Saturday, September 21, 2013

Seniors as Literacy Volunteers


By Alan Zendell

Does this sound familiar?  I retired at sixty-five, spent three years helping one son manage his business, then six months rehabbing my other son’s sweet dog after brain surgery as recorded in my short story, A Boy and His Dog, an Unfinished Love Story.  What did those efforts have in common?  Neither earned me a cent, but what I got back can’t be enumerated.
Six months of serious writing was satisfying, though I missed the utter joy of helping out my kids.  But they didn’t need me anymore.  I’d spent forty-five years as a scientist, engineer, and software developer, and I’d thought fleetingly of teaching math, but I knew I could never deal with the bureaucracy and politics of schools systems at my age, much less having to put up with kids who didn’t want to learn.
Then, I discovered Mathnasium, a California company that supports learning centers in math all over the country.  I could have purchased my own franchise, but I’d had enough of running a business, so I stopped by one seven miles from my home and offered my services as a tutor.  I had no idea what I was getting into, and given what the job paid, it certainly wasn’t about making money.  After nine months, I wouldn’t trade it for anything.
Sixteen of us teach nearly two hundred kids from age seven to eighteen, typically two to four at a time.  We tutors range in age from twenty to our mid-seventies, and represent six countries and a variety of racial and professional backgrounds.  The kids are the most ethnically diverse group you can imagine.  And this unlikely and continuously evolving group has developed a synergy like nothing I’ve ever experienced.
I never know what I’m going to have teach on any given day or hour, and what the kids learn in school these days looks very little like what I learned over fifty years ago.  It’s a constant challenge, that I think I’ve met well, but it’s the kids who make this special.  Whatever they learn from me, they give back many times over.  They’ve exploded every stereotype I ever had about their generation, especially the teenagers.  They’re motivated and eager to learn, but what’s really special about them is their basic goodness.  They are absolutely blind to their differences.  White, black, yellow, brown, young, and old, all each of them sees is other kids.  They share and help each other, they’re sweet and respectful both to us and each other.
I work mostly with kids eleven to sixteen.  Remember how awful your kids were at those ages?  But these are focused and serious.  They work harder than I ever did in school.  When they and I have worked hard together for hours to master something, when their eyes finally light up with understanding and their faces are transformed by smiles, I hear, “Thank you for teaching me that, Mister Alan,” and I know exactly why I’m there.
The first time I walked into the place I thought I’d be altruistically giving something back – we hear that cliché a lot these days.  I never imagined what an energizing, enriching experience it would be.  This isn’t a commercial for Mathnasium, though I love what they do.  It’s about remembering what kids are all about and how to invest my retirement in something that never stops giving back.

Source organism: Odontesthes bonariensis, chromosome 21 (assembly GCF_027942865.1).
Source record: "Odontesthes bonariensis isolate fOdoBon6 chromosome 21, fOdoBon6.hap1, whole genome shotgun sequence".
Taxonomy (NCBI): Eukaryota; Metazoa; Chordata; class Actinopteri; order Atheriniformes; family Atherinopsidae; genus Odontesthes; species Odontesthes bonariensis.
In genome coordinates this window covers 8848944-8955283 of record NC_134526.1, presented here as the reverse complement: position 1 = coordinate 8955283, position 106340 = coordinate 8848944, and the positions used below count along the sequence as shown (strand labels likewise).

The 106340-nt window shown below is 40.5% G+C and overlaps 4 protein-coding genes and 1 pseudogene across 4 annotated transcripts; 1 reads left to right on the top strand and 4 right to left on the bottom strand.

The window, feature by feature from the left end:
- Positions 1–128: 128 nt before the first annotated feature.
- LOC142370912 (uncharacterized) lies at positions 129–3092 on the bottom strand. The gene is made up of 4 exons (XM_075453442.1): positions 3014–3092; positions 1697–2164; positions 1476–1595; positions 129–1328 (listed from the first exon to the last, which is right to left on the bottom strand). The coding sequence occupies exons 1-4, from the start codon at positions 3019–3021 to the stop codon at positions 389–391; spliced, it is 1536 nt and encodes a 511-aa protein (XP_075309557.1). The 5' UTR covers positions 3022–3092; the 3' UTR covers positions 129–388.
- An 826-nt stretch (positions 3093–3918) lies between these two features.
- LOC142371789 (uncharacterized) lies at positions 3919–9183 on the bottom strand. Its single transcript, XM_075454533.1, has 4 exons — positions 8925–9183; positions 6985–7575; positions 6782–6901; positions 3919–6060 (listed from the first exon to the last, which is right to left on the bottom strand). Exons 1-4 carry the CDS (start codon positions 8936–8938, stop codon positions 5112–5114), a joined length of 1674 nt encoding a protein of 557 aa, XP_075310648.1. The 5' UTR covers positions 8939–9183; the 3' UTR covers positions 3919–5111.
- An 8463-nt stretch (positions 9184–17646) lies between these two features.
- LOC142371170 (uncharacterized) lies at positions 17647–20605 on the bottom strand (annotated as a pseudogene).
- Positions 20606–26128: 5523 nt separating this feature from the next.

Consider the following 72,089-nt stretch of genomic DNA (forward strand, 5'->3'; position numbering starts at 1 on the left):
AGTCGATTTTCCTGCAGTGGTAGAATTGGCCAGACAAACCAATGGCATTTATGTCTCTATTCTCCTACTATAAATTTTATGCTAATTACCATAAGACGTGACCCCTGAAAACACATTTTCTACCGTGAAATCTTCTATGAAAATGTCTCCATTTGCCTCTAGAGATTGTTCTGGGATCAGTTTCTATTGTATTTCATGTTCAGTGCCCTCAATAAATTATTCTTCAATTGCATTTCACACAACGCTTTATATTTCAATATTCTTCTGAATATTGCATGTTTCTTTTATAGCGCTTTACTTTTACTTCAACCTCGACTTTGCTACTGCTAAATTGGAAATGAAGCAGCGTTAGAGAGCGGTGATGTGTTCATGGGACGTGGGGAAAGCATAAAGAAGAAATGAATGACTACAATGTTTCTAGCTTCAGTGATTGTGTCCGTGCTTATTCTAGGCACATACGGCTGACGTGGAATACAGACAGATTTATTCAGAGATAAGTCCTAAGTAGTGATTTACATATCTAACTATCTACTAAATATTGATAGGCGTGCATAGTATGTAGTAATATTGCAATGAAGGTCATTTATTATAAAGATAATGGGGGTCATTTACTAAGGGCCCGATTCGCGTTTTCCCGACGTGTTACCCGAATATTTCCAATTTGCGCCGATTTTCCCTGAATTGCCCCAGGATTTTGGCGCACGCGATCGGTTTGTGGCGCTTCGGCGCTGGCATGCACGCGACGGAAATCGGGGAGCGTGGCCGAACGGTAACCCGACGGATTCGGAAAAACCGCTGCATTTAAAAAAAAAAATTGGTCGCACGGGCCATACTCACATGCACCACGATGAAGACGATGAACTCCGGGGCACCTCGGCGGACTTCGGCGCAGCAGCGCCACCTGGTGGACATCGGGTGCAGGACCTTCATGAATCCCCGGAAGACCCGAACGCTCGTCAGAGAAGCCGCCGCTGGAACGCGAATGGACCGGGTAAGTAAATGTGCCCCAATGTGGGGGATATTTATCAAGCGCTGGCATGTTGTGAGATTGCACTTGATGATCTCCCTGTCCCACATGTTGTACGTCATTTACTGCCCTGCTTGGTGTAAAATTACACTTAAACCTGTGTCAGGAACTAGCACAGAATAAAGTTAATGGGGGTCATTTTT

Alan spent more than thirty years as a scientist, aerospace engineer, software consultant, database developer, and government analyst, writing really boring stuff like proposals, technical papers, reports, business letters, and policy memoranda.  But trapped inside him all that time were stories that needed telling and ideas that needed expression, so with encouragement and cajoling from a loving baby sister he plunged into fiction.
Since then, he has written mostly science and extrapolative fiction, the genre he loved since he was nine.  But his stories are about more than aliens and technical marvels.  He creates strong, three-dimensional characters a reader can care about, because it’s people and the way they live and love that are important.  It’s the things they believe in and how much they’re willing to invest to preserve them that make a story worth telling.  It’s convincing interactions and well-researched credible plots that make a story worth reading.
And, of course, like any writer, Alan loves having an audience.



Gail Kittleson said...

Wow - your post brought tears, Alan.

I love literacy workers!!!!!!

Gail Kittleson

H. Kirk Rainer said...

Fine example of how good intentions become great rewards--for everyone!


Caroline said...

Love it when sterotypes are proven wrong. Glad it worked out so rewardingly for you!

J.B. DiNizo said...

Wonderful post! How much we have to give the world! I went back to work as a school librarian in a urban district after five retirement years and I love my job and the kids with whom I work.

Claude Nougat said...

Love this, yes, this is what retirement should be, congrats!

alan said...

It's gratifying to find so many people who get this. Thanks.